Music for Millionaires: The Residence Organ in the Gilded Age
Madison, N.J. - April 8, 2010 - The public is invited to a unique presentation on Sunday, May 2, 2010, at Fairleigh Dickinson University’s College at Florham, when Troy Simmons, Architectural Historian for the Archdiocese of Newark, discusses “Music for Millionaires: The Residence Organ of the Gilded Age.” This fascinating look at the lifestyles and music of the wealthy in the early 20th century begins at 3 p.m. in Hennessy Hall (The Mansion), once owned by Florence Vanderbilt and Arthur Twombly. Admission is $25 at the door, and refreshments will be served following the lecture.
The Vanderbilt-Twombly mansion became the home to an Aeolian pipe organ Opus 1428, purchased by Mrs. Florence Twombly in late 1918. It was installed in June 1919 in the Great Hall of Florham, next to the ballroom. The organ quickly became an integral part of Mrs. Twombly’s entertainment lifestyle, and her guests were treated to recitals on Sunday evenings by Archer Gibson, one of the most well known organists in the United States at the time, according to Carol Bere, a member of Friends of Florham, sponsors of this lecture. Residence organs were mainly the province of very rich whose large mansions could accommodate the instruments. The organs were essentially music chambers that could mimic the sounds of church, concert, or theater organs, and even the music of dance bands in the l920s.
Robert Taylor, current owner of the 1913 Aeolian pipe organ Opus 1280, which was originally purchased by Helen Gould Shepard, the daughter of financier Jay Gould, describes the substantial impact of the residence organ: “Bringing the finest musical entertainment to the home, Aeolian found a niche among the wealthiest people. Not only did the residence organ prove status, it also provided home music that otherwise was unavailable. The music on the Aeolian Player Rolls covered a broad spectrum of tastes, and thus, no patron, nor his money, were excluded.”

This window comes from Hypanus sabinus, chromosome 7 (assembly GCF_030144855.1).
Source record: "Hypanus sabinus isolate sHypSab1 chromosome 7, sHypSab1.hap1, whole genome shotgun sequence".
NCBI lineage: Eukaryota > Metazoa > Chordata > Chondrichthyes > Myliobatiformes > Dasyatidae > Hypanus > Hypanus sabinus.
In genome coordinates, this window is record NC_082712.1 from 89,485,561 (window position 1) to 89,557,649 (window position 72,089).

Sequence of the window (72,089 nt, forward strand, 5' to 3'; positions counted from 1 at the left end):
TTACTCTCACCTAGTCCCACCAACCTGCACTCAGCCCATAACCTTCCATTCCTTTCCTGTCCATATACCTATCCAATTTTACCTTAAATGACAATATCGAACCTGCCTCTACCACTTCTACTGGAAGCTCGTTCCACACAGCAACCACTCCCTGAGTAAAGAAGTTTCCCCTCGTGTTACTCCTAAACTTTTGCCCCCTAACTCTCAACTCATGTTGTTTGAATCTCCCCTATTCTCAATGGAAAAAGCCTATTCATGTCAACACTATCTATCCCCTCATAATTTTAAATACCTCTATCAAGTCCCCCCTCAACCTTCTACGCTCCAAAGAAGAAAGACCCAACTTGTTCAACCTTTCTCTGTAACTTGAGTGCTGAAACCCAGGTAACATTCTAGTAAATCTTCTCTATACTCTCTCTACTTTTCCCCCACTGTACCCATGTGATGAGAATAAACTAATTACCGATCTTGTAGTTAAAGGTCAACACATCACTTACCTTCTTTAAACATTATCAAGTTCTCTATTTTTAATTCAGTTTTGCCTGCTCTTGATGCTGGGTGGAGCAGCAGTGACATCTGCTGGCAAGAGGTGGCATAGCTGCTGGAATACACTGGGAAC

Troy Simmons, B.A., M.A., C.C., has served in dual positions of Architectural Historian and Director of Patrimony to the Archdiocese of Newark, New Jersey for the past four years. He is also an Associate Director of Development for the archdiocese and teaches in the Historic Preservation Program at Drew University.
Mr. Simmons was curator of Form, Function & Faith, an exhibition held in 2006 at Seton Hall University, which highlighted the Arts and Crafts movement and its influence on Roman Catholic ecclesiastical architecture in America. He is a Fellow of the Samuel H. Kress Foundation and a graduate of the Columbia University Graduate School of Architecture & Historic Preservation where he completed a thesis entitled “The Art Moderne in Ecclesiastical Design.”
Mr. Simmons also holds a Master in Ecclesiastical History from Seton Hall University. He is the co-author of “Guidelines Concerning the Handling of Ecclesiastical Patrimony,” a document that instructs pastors and administrators in the proper handling of art and artifacts that are of historical value to the Archdiocese. The document also provides comprehensive instruction on the closing of a parish and the proper handling of the art and artifact contained therein.